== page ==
/Cerebras Launches new AI Super Computing Processor

Cerebras Launches new AI Super Computing Processor

Summary: Cerebras Systems has unveiled its new Wafer Scale Engine 2 processor with a record-setting 2.6 trillion transistors and 850,000 AI-optimized cores.

Original author and publication date: Dean Takahashi – April 29, 2021

Futurizonte Editor’s Note: The Internet existed for decades before it became commercially available. Same thing with super computers.

From the article:

Cerebras Systems has unveiled its new Wafer Scale Engine 2 processor with a record-setting 2.6 trillion transistors and 850,000 AI-optimized cores. It’s built for supercomputing tasks, and it’s the second time since 2019 that Los Altos, California-based Cerebras has unveiled a chip that is basically an entire wafer.

Chipmakers normally slice a wafer from a 12-inch-diameter ingot of silicon to process in a chip factory. Once processed, the wafer is sliced into hundreds of separate chips that can be used in electronic hardware.

But Cerebras, started by SeaMicro founder Andrew Feldman, takes that wafer and makes a single, massive chip out of it. Each piece of the chip, dubbed a core, is interconnected in a sophisticated way to other cores. The interconnections are designed to keep all the cores functioning at high speeds so the transistors can work together as one.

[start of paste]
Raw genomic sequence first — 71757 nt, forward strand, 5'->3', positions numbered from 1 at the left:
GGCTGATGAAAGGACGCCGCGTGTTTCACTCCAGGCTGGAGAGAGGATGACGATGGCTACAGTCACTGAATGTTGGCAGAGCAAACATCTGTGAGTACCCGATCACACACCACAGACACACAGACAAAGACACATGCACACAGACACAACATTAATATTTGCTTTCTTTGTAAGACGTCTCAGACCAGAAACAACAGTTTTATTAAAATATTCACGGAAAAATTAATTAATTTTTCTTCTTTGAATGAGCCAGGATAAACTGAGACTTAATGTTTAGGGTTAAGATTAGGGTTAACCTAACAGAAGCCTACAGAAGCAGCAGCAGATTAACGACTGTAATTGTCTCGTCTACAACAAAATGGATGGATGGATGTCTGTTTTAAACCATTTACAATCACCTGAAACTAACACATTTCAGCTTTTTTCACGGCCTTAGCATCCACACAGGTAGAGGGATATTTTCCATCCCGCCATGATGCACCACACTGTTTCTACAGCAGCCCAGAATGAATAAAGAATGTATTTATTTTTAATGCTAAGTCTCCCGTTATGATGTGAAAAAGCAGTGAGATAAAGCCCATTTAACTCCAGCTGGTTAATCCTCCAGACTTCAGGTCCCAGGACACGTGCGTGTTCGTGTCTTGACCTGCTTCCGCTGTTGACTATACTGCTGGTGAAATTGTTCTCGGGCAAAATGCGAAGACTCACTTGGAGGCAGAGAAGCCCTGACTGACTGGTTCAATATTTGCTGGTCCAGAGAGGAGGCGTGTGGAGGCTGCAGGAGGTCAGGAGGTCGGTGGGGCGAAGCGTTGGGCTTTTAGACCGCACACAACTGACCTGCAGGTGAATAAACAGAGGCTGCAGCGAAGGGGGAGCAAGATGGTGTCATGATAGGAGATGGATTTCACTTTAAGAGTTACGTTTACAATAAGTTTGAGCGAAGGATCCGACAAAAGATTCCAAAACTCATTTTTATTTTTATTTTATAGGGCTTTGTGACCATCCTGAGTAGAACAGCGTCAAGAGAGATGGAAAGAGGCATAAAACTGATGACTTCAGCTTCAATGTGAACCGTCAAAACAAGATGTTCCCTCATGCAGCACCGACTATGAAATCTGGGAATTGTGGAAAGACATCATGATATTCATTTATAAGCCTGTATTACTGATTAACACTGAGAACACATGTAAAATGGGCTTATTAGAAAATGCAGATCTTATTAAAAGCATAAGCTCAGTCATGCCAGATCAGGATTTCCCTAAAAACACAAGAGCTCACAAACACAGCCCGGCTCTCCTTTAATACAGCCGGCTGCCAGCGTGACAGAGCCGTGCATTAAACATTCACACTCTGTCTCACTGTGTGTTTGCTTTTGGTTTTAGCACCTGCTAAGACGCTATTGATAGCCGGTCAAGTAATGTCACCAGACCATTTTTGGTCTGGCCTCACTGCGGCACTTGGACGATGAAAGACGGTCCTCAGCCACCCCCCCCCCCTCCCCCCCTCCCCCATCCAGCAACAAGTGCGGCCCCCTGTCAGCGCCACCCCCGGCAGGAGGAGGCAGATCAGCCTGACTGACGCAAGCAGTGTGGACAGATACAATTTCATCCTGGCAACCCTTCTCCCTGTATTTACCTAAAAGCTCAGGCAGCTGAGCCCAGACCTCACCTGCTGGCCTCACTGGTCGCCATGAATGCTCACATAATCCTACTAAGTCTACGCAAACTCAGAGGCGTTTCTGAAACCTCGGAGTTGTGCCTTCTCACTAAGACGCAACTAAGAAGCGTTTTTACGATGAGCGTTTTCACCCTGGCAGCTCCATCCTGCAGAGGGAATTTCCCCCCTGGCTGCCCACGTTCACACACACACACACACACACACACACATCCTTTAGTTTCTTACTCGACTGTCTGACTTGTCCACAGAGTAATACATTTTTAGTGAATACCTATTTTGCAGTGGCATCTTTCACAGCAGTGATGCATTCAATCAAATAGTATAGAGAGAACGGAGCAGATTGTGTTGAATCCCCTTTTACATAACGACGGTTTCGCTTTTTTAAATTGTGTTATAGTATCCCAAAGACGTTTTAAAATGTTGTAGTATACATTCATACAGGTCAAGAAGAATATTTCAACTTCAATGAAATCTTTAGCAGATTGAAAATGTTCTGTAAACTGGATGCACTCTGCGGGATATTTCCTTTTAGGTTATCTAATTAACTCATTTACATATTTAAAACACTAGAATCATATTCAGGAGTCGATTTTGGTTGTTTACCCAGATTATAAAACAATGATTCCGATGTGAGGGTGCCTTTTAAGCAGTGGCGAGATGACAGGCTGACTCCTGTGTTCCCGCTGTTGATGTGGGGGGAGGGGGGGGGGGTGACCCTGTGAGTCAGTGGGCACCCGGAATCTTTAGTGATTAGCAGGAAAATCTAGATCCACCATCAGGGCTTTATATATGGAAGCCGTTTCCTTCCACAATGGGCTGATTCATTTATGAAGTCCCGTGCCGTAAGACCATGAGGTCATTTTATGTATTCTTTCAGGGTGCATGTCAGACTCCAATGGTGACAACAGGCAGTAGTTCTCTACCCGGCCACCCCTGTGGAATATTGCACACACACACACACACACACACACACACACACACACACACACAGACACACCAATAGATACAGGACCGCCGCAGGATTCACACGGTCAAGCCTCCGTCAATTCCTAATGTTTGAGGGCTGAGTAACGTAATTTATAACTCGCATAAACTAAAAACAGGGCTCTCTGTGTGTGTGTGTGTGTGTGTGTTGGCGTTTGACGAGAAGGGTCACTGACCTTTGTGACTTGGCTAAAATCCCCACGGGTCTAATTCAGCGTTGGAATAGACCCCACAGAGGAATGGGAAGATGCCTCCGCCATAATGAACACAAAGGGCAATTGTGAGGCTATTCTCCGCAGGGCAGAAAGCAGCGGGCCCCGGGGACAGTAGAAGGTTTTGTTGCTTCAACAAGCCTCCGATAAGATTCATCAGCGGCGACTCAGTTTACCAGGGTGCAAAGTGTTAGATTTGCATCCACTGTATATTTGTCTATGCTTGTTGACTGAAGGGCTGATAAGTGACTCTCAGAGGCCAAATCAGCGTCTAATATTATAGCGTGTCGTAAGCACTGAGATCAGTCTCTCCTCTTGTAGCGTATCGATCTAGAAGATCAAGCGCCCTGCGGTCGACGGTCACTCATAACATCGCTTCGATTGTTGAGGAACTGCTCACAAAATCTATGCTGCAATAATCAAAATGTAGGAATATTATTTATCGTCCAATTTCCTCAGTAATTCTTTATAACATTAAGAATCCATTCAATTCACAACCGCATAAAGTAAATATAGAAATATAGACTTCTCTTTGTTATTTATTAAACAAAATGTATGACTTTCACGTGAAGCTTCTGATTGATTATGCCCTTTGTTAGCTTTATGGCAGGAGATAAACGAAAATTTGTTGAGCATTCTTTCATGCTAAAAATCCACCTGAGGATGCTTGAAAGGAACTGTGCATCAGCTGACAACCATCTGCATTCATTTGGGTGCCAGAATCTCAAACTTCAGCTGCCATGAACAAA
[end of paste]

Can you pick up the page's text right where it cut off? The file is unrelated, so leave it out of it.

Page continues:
TWICE AS GOOD AS THE CS-1
In 2019, Cerebras could fit 400,000 cores and 1.2 billion transistors on a wafer chip, the CS-1. It was built with a 16-nanometer manufacturing process. But the new chip is built with a high-end 7-nanometer process, meaning the width between circuits is seven billionths of a meter. With such miniaturization, Cerebras can cram a lot more transistors in the same 12-inch wafer, Feldman said. It cuts that circular wafer into a square that is eight inches by eight inches, and ships the device in that form.

“We have 123 times more cores and 1,000 times more memory on chip and 12,000 times more memory bandwidth and 45,000 times more fabric bandwidth,” Feldman said in an interview with VentureBeat. “We were aggressive on scaling geometry, and we made a set of microarchitecture improvements.”

Now Cerebras’ WSE-2 chip has more than twice as many cores and transistors. By comparison the largest graphics processing unit (GPU) has only 54 billion transistors — 2.55 trillion fewer transistors than the WSE-2. The WSE-2 also has 123 times more cores and 1,000 times more high performance on-chip high memory than GPU competitors. Many of the Cerebras cores are redundant in case one part fails.

“This is a great achievement, especially when considering that the world’s third largest chip is 2.55 trillion transistors smaller than the WSE-2,” said Linley Gwennap, principal analyst at The Linley Group, in a statement.

Feldman half-joked that this should prove that Cerebras is not a one-trick pony.

“What this avoids is all the complexity of trying to tie together lots of little things,” Feldman said. “When you have to build a cluster of GPUs, you have to spread your model across multiple nodes. You have to deal with device memory sizes and memory bandwidth constraints and communication and synchronization overheads.”

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